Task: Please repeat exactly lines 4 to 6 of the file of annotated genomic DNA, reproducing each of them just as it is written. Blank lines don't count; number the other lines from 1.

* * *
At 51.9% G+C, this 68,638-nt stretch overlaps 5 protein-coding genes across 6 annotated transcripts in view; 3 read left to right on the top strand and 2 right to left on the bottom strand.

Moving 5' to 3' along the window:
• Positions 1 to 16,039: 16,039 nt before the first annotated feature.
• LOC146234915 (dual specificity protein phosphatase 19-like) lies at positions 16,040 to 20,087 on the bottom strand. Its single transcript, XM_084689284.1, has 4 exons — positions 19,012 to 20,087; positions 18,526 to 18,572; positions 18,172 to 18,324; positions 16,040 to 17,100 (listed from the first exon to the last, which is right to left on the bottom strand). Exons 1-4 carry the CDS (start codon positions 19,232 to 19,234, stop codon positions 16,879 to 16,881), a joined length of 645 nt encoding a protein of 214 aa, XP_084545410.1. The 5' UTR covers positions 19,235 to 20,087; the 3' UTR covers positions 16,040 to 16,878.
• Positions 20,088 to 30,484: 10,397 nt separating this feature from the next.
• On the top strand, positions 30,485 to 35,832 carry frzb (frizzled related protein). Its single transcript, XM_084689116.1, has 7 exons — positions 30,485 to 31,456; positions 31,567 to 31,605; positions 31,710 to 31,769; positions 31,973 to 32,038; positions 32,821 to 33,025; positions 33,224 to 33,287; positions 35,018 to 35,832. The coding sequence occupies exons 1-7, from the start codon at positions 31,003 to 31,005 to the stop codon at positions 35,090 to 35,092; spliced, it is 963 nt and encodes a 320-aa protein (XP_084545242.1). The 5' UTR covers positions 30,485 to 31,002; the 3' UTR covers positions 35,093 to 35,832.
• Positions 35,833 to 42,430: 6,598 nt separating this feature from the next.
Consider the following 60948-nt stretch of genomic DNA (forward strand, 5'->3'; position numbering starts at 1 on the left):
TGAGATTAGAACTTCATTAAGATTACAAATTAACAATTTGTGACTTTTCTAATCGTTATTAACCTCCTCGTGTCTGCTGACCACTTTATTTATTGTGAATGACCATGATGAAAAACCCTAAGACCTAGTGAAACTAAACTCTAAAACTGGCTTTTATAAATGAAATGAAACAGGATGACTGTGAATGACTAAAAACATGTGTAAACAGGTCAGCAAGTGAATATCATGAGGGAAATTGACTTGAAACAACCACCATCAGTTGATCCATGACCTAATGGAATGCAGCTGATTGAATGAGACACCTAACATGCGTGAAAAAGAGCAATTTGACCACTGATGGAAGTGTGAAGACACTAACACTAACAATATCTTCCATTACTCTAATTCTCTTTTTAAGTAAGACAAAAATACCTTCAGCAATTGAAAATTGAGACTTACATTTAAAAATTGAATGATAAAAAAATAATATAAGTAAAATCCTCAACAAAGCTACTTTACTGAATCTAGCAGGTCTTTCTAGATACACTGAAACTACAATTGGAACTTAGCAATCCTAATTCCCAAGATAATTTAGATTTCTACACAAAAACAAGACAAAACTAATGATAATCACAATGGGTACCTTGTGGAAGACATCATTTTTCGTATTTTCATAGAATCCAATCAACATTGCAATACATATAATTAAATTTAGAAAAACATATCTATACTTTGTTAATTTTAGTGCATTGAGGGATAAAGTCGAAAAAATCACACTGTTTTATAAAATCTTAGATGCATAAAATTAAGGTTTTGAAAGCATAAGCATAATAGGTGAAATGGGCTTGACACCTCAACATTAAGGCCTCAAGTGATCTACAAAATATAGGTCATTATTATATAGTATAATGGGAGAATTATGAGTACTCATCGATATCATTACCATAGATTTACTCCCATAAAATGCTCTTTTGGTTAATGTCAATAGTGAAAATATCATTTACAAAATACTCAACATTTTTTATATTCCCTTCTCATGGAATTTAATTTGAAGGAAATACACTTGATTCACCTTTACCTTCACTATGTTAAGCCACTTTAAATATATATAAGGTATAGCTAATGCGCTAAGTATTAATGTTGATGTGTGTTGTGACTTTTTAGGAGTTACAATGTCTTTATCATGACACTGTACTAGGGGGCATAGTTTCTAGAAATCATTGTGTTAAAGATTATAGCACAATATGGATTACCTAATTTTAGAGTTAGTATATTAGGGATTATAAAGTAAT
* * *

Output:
• LOC146234915 (dual specificity protein phosphatase 19-like) lies at positions 16,040 to 20,087 on the bottom strand. Its single transcript, XM_084689284.1, has 4 exons — positions 19,012 to 20,087; positions 18,526 to 18,572; positions 18,172 to 18,324; positions 16,040 to 17,100 (listed from the first exon to the last, which is right to left on the bottom strand). Exons 1-4 carry the CDS (start codon positions 19,232 to 19,234, stop codon positions 16,879 to 16,881), a joined length of 645 nt encoding a protein of 214 aa, XP_084545410.1. The 5' UTR covers positions 19,235 to 20,087; the 3' UTR covers positions 16,040 to 16,878.
• Positions 20,088 to 30,484: 10,397 nt separating this feature from the next.
• On the top strand, positions 30,485 to 35,832 carry frzb (frizzled related protein). Its single transcript, XM_084689116.1, has 7 exons — positions 30,485 to 31,456; positions 31,567 to 31,605; positions 31,710 to 31,769; positions 31,973 to 32,038; positions 32,821 to 33,025; positions 33,224 to 33,287; positions 35,018 to 35,832. The coding sequence occupies exons 1-7, from the start codon at positions 31,003 to 31,005 to the stop codon at positions 35,090 to 35,092; spliced, it is 963 nt and encodes a 320-aa protein (XP_084545242.1). The 5' UTR covers positions 30,485 to 31,002; the 3' UTR covers positions 35,093 to 35,832.